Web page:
Dear Dr. Chloe, I Have Been Feeling Really Tense Lately. How Do I Know When It’s Time to Seek Professional Help?

Dear Dr. Chloe,

I have been feeling really tense lately. There’s a lot going on in the world, and my wife has had some health issues. I’ve read that anxiety is on the rise and I wonder if that could be my situation. How do I know when it’s time to seek professional help?

Also, how can I know that I’m seeing a therapist who shares my values? Does it matter? I’ve heard some crazy stories about things that therapists have said, so no offense but it’s hard to trust therapists sometimes- being someone who is politically conservative, I sometimes worry the therapist will judge me. I once had a therapist suggest we discuss what she called my “privilege as a white cis gender male” when I was there to discuss anxiety about supporting my wife and family.  I don’t want to let that experience stop me from getting help, but I also wonder how much of this I can handle on my own.

Thank you for any suggestions.


Steve R.

Dear Steve,

Thanks for your excellent questions. Don’t worry, I absolutely do not take offense regarding your question about therapists– to be honest, I actually share your concern. Depending on the degree and licensure type, many therapists may have been through only a year or so of training– and even if they have more training, you are correct to wonder about the role of values in treatment.  The vast majority of therapists identify as liberal rather than conservative, and it’s not uncommon for people with conservative views to worry they will be evaluated in a negative light.

While I don’t think your therapist necessarily needs to share your political views, I can see where it would be important that you don’t feel judged or pathologized simply for basic characteristics about yourself. For example, in regards to what your therapist mentioned about you being a man: the American Psychological Association’s guidelines on traditional masculinity were actually quite disturbing to me– they seemed to put qualities like stoicism or competitiveness in a negative light, so I can see where traditional men (or the women who love and appreciate them) would feel leery of opening up to a therapist with that perspective.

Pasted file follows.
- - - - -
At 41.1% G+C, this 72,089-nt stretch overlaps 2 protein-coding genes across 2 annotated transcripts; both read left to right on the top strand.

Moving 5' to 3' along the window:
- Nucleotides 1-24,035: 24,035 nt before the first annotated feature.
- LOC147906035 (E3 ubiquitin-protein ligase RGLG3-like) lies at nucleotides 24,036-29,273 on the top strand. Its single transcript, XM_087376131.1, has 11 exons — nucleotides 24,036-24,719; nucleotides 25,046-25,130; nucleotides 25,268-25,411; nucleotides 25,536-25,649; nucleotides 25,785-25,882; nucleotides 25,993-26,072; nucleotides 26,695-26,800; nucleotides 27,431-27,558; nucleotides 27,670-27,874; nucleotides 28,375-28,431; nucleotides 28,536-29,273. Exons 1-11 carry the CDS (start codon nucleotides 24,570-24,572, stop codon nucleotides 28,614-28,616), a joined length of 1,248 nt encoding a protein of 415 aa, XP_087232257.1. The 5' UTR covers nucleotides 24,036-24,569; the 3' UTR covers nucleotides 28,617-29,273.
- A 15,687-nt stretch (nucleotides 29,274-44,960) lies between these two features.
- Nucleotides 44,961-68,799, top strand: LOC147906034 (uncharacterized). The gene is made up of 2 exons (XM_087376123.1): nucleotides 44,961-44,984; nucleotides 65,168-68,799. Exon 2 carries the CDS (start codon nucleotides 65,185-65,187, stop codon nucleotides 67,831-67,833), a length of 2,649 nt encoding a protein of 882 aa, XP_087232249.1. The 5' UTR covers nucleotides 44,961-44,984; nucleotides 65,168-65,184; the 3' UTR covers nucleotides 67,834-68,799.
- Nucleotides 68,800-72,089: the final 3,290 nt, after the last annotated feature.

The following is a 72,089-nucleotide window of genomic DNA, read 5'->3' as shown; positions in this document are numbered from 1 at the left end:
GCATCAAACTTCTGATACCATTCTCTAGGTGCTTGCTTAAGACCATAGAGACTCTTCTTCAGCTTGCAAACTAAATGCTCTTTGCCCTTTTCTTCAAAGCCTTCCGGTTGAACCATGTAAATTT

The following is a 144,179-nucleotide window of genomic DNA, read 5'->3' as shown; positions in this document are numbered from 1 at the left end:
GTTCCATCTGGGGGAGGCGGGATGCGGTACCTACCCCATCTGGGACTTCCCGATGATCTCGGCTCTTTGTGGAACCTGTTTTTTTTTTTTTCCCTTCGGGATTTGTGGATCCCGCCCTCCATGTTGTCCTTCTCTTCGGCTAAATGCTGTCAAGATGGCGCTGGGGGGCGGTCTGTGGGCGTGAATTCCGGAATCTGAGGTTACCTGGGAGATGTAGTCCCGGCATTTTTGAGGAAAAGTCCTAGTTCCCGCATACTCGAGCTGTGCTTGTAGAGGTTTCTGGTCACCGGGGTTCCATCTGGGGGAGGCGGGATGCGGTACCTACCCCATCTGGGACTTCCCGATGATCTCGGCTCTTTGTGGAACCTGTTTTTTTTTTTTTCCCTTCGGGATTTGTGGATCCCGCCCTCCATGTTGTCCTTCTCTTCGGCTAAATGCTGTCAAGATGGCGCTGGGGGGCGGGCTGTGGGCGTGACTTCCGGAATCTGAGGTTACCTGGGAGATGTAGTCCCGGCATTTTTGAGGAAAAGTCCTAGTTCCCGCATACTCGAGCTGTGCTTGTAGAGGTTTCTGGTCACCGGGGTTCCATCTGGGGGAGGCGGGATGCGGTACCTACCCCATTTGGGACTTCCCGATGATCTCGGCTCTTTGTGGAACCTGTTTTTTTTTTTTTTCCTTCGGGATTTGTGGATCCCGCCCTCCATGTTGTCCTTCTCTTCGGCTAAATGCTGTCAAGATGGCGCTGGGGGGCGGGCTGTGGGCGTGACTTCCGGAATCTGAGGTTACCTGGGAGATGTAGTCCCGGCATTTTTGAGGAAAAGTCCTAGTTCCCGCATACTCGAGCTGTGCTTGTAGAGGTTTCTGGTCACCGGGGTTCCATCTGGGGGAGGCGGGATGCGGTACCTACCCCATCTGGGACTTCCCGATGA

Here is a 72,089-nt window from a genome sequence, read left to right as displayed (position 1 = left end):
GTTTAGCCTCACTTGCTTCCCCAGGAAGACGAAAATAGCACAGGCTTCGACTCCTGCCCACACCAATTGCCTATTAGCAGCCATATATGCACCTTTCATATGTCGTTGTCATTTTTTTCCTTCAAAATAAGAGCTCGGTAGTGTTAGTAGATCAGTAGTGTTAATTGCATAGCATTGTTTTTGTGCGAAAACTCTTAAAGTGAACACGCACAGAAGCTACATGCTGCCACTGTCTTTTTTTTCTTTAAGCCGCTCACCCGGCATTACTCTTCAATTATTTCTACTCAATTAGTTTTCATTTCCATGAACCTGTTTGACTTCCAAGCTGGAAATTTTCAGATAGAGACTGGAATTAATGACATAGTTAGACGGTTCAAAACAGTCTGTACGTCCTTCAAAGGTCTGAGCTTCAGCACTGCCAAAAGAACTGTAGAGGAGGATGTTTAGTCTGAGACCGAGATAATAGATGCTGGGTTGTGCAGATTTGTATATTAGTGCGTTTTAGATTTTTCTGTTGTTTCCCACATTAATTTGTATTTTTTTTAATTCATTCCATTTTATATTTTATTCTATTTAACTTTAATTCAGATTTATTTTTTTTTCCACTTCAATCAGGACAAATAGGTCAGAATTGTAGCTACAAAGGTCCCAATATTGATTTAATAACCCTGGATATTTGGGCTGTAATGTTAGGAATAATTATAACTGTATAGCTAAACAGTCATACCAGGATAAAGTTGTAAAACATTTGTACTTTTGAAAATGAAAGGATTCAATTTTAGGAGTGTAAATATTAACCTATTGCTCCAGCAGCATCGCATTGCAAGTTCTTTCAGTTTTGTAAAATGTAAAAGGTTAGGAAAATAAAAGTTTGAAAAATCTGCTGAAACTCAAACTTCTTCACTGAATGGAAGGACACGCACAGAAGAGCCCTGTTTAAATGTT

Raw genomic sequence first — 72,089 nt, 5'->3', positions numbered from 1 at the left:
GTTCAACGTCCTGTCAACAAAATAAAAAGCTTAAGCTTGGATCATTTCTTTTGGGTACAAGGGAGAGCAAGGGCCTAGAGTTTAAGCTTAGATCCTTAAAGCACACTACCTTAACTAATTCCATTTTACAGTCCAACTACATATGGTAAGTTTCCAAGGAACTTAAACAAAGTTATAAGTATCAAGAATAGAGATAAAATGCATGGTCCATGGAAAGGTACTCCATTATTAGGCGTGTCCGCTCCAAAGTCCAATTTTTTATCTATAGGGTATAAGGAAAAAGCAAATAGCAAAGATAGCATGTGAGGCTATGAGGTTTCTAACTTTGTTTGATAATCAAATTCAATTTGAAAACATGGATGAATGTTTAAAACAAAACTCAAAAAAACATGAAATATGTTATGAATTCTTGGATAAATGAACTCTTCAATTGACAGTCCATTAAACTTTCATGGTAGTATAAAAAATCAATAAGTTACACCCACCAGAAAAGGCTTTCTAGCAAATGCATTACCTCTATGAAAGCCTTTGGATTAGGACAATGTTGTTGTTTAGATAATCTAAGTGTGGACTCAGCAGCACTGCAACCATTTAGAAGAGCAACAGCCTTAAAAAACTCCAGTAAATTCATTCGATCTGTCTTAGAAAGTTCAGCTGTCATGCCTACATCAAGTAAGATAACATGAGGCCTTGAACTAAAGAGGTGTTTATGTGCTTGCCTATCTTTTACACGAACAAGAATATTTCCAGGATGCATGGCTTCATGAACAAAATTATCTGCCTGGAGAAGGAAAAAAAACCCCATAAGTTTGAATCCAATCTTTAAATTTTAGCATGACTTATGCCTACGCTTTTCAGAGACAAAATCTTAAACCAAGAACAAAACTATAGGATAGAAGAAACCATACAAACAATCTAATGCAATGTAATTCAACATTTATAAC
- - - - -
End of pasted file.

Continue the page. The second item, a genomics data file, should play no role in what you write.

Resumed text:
Ideally, you can find recommendations from friends and family for therapists that have been found to be helpful. The advent of video therapy has widened the pool of therapists available to people now that we can look beyond our immediate drivable distance, so I would encourage you to be open to that as well.  Regardless, it might be necessary to commit to seeing at least a few therapists for an initial exploratory session before jumping deep into therapy with any particular person. At these initial sessions, you could share your experience with the prior therapist’s comment and gauge the current therapist’s reaction as a guide to whether they might have a similar approach. Also ask them to provide a general idea of how they would work with someone that has the particular symptoms and challenges you have, and see if they provide a clear, reasonable explanation.  If they seem dismissive or evasive, even when you attempt to clarify, it’s likely time to move on.

Regarding your question about knowing when it is time to seek help and your observation that anxiety is on the rise, I would definitely encourage you to be open to a professional if self-help doesn’t seem to be working. That said, be assured that there is a healthy function to anxiety, which is to stimulate preparation behaviors. In other words, having anxiety doesn’t always mean something is wrong. For example, your anxiety could be stimulating you to get extra support for your wife’s health issues if they are becoming overwhelming, or to seek a second opinion if her current doctor isn’t helping her make progress.  Also make sure that you have healthy outlets and supports in your life such as a fitness routine, a house of worship, quality sleep, and friendship.  When you’re carrying a lot of responsibility for others as it sounds like you are, it’s essential to ensure that you’re taking good care of yourself as well.

I hope this helps, Steve. Wishing you and your wife all the best.


Dr. Chloe

Dr. Chloe Carmichael is a clinical psychologist and USA Today bestselling author of “Nervous Energy: Harness the Power of Your Anxiety” and “Dr. Chloe’s Ten Commandments of Dating.”  Send any questions where you’d like a psychologist’s perspective to  Responses are not guaranteed, and do not constitute medical advice.

Views expressed in this article are the opinions of the author and do not necessarily reflect the views of The Epoch Times. Epoch Health welcomes professional discussion and friendly debate. To submit an opinion piece, please follow these guidelines and submit through our form here.

Dr. Chloe Carmichael is a clinical psychologist, speaker, and the USA Today bestselling author of Nervous Energy: Harness the Power of Your Anxiety and Dr. Chloe’s 10 Commandments of Dating. She lives in the Free State of Florida with her husband and son. Her website is
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